In June 2016, the Central Board of Direct Taxes (CBDT) repealed angel tax for startups. This article provides an overview on the same.
What is Angel Investment?
Investment in equity shares of startup companies by investors is called angel investment. Such investors who invest in the equity shares of startup companies are called Angel Investors. Angel investors are essentially the high net worth individuals/firms/companies that used to form a group of investors for investment in startup companies or small entrepreneurs.
What is angel investment tax?
Angel Investment tax (or simply angel tax) was introduced in 2012 Union Budget.
In simple terms, capital raised by an unlisted company against an equity issue of shares in excess of the fair market value is taxable in the hands of the companies as “income from other sources” under Sec 56 (2) of the Income Tax Act and charged at corporate tax rate. The purpose is to curb the inflow of black money into start-ups under the guise of angel investments.
Section 56(2)(viib) analysis
Refer the entire provision of the section at the end of the article under the head appendix. The important points are:
- It is applicable to domestic unlisted companies only. LLPs not covered.
- The investor must be resident. Investment from abroad not covered.
- Only the equity issue is covered. The funds could be raised by issuing convertible debentures.
- Fair market value has to be determined either using Net asset Value Method or Discounted Cash flow method as per rule 11UA of Income Tax Rules.
- Consideration not defined. Since intent was to curb black money, it is supposedly to include cash transactions only.
- Law shall not apply where the consideration for issue of shares is received by a venture capital undertaking from a venture capital company / venture capital fund.
- Taxable event happens when the consideration received is more than the face value of shares, whereas, the taxability will happen, when the consideration received exceeds the fair market value of shares.
Implications of levy of angel tax
- Raising initial rounds of funding is hard for any company. The tax creates an unnecessary burden on start-ups
- Valuing startups based on their assets alone, given intangibles such as goodwill is not easy. Nor is it easy to arrive at a ‘fair value’ for them, based on discounted cash flows. So, startups are often valued subjectively and the valuation which seems sky-high to some, may be fair to others
- Early stage seed funding were often being subject to regulatory scrutiny and unfair taxation as FMV evaluation was undertaken.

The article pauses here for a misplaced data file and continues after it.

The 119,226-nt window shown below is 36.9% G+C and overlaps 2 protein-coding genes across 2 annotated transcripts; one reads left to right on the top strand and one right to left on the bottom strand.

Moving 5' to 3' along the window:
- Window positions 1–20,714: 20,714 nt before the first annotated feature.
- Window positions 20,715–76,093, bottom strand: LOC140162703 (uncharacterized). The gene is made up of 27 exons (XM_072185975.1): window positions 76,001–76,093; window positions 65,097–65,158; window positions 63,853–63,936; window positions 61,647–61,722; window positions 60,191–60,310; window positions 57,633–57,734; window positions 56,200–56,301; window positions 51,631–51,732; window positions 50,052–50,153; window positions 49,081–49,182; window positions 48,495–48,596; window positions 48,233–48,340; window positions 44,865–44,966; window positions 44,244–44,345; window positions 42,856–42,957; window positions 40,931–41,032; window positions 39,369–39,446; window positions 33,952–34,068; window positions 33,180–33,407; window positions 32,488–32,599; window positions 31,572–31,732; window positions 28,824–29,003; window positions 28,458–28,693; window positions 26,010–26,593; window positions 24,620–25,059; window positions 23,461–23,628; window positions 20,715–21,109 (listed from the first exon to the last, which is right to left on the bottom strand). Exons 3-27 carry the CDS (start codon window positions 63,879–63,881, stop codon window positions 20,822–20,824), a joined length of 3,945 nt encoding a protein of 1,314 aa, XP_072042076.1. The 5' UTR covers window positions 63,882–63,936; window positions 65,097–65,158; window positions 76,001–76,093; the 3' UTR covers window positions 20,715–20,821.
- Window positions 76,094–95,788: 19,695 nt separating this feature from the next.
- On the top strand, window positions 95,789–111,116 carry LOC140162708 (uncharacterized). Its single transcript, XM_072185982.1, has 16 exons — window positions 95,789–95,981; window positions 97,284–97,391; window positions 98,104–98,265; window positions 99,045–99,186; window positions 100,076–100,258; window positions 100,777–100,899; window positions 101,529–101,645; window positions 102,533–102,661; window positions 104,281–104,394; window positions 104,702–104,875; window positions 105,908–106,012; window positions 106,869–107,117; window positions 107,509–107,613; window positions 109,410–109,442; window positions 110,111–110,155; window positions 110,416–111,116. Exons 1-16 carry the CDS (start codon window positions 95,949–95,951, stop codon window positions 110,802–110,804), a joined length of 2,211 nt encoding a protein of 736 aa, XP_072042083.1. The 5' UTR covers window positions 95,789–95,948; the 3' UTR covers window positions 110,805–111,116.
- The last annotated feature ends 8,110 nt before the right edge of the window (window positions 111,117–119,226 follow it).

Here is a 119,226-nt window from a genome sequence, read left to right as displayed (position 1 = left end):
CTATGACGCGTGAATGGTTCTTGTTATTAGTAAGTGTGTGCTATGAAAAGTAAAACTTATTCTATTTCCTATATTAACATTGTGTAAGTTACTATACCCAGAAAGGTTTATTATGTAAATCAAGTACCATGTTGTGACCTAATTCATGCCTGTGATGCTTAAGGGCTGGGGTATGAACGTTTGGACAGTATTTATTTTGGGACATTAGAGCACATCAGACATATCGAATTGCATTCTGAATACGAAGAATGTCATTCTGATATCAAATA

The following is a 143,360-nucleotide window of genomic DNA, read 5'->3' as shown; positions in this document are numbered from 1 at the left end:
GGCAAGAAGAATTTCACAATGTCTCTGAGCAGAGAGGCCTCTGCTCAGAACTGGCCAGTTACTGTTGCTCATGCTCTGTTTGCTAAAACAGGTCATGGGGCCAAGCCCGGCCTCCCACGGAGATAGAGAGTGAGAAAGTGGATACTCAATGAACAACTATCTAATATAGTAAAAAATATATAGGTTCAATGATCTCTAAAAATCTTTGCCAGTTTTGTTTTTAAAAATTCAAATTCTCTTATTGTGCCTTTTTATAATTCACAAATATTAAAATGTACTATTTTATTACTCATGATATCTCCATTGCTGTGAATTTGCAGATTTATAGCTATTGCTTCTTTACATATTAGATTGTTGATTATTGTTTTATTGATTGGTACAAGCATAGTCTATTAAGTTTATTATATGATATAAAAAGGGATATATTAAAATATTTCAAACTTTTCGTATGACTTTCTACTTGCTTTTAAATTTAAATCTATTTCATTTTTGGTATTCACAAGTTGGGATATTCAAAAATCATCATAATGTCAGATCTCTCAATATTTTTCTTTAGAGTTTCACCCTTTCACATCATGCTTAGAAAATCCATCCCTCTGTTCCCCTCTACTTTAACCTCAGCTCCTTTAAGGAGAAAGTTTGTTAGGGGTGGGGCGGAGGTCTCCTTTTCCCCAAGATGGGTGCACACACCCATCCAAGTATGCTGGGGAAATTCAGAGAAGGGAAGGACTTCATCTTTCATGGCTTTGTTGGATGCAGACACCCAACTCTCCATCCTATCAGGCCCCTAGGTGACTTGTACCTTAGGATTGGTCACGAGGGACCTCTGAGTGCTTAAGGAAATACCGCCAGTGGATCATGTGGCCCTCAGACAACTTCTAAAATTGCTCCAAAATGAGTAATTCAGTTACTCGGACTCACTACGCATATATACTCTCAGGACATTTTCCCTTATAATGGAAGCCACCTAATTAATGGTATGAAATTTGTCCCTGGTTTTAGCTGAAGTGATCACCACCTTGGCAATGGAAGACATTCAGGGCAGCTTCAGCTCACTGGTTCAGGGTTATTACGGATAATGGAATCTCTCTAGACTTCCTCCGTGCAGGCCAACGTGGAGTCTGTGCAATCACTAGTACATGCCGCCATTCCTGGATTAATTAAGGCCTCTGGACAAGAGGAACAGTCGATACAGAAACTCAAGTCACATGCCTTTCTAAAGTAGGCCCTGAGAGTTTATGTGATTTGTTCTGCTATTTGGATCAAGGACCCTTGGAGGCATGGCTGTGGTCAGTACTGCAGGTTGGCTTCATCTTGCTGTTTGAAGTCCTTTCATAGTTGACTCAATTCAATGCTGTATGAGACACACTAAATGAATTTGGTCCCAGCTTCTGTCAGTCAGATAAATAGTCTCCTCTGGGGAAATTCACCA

Exemption of angel tax
The Central Board of Direct Taxes vide Notification no 45/2016 dated June 14, 2016 (CBDT Notification) had made the required changes in Section 56(2)(viib) of the Income- Tax Act, 1961 exempting startups raising funds from angel investors.
Remember, Investment in every startup is not eligible for the exemption.
Only such startups which fulfill the conditions specified under Startup India action plan (the DIPP notification number G.S.R. 180(E), dated the 17th February, 2016) is exempt. The riders are:
a) An entity is considered as a ‘startup’-
i. Up to five years from the date of its incorporation/ registration;
ii. If its turnover for any of the financial years has not exceeded Rupees 25 crore; and
iii. It is working towards innovation, development, deployment or commercialization of new products, processes or services driven by technology or intellectual property;
b) Entity formed by splitting up or reconstruction of a business already in existence shall not be considered a ‘startup’
c) Startups would need to get a certificate from the Inter-ministerial Board of Certification to get the status of startup.
The said exemption will not apply to retrospective investments.
Thus the exemption does not being any massive relief due to multiple riders associated with definition of startup.
Provision of Sec 56(2)(viib)
“where a company, not being a company in which the public are substantially interested, receives, in any previous year, from any person being a resident, any consideration for issue of shares that exceeds the face value of such shares, the aggregate consideration received for such shares as exceeds the fair market value of the shares:
Provided that this clause shall not apply where the consideration for issue of shares is received—
(i) by a venture capital undertaking from a venture capital company or a venture capital fund; or
(ii) by a company from a class or classes of persons as may be notified by the Central Government in this behalf.
Explanation.—For the purposes of this clause,—
(a) the fair market value of the shares shall be the value—
(i) as may be determined in accordance with such method as may be prescribed; or
(ii) as may be substantiated by the company to the satisfaction of the Assessing Officer, based on the value, on the date of issue of shares, of its assets, including intangible assets being goodwill, know-how, patents, copyrights, trademarks, licences, franchises or any other business or commercial rights of similar nature,
whichever is higher;
(b) “venture capital company”, “venture capital fund” and “venture capital undertaking” shall have the meanings respectively assigned to them in clause (a), clause (b) and clause (c) of [Explanation] to clause (23FB) of section 10